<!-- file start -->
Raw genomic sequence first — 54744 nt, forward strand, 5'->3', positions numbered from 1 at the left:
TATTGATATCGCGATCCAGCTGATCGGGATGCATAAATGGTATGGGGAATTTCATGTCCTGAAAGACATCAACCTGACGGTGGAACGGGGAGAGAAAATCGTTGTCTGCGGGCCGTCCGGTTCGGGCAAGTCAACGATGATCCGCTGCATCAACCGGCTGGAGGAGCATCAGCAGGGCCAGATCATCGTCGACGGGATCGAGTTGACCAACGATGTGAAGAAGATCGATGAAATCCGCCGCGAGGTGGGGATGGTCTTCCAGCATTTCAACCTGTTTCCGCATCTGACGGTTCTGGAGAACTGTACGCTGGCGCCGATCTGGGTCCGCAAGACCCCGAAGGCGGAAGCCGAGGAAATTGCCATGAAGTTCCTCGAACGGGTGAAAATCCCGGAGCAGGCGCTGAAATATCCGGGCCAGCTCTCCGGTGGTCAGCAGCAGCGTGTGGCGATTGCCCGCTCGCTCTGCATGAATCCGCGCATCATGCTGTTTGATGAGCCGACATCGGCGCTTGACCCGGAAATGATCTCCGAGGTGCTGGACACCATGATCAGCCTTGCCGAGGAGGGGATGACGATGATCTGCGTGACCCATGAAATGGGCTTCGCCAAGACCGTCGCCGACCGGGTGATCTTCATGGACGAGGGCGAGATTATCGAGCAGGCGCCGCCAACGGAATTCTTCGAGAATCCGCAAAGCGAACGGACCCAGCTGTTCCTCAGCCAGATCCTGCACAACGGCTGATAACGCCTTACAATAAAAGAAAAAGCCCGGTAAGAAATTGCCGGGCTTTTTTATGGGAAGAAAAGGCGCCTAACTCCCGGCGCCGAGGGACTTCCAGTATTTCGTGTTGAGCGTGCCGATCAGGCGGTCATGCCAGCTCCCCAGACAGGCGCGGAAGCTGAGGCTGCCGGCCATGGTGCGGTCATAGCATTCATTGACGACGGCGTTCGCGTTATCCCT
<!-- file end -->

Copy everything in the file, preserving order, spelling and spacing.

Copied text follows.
Raw genomic sequence first — 54744 nt, forward strand, 5'->3', positions numbered from 1 at the left:
TATTGATATCGCGATCCAGCTGATCGGGATGCATAAATGGTATGGGGAATTTCATGTCCTGAAAGACATCAACCTGACGGTGGAACGGGGAGAGAAAATCGTTGTCTGCGGGCCGTCCGGTTCGGGCAAGTCAACGATGATCCGCTGCATCAACCGGCTGGAGGAGCATCAGCAGGGCCAGATCATCGTCGACGGGATCGAGTTGACCAACGATGTGAAGAAGATCGATGAAATCCGCCGCGAGGTGGGGATGGTCTTCCAGCATTTCAACCTGTTTCCGCATCTGACGGTTCTGGAGAACTGTACGCTGGCGCCGATCTGGGTCCGCAAGACCCCGAAGGCGGAAGCCGAGGAAATTGCCATGAAGTTCCTCGAACGGGTGAAAATCCCGGAGCAGGCGCTGAAATATCCGGGCCAGCTCTCCGGTGGTCAGCAGCAGCGTGTGGCGATTGCCCGCTCGCTCTGCATGAATCCGCGCATCATGCTGTTTGATGAGCCGACATCGGCGCTTGACCCGGAAATGATCTCCGAGGTGCTGGACACCATGATCAGCCTTGCCGAGGAGGGGATGACGATGATCTGCGTGACCCATGAAATGGGCTTCGCCAAGACCGTCGCCGACCGGGTGATCTTCATGGACGAGGGCGAGATTATCGAGCAGGCGCCGCCAACGGAATTCTTCGAGAATCCGCAAAGCGAACGGACCCAGCTGTTCCTCAGCCAGATCCTGCACAACGGCTGATAACGCCTTACAATAAAAGAAAAAGCCCGGTAAGAAATTGCCGGGCTTTTTTATGGGAAGAAAAGGCGCCTAACTCCCGGCGCCGAGGGACTTCCAGTATTTCGTGTTGAGCGTGCCGATCAGGCGGTCATGCCAGCTCCCCAGACAGGCGCGGAAGCTGAGGCTGCCGGCCATGGTGCGGTCATAGCATTCATTGACGACGGCGTTCGCGTTATCCCT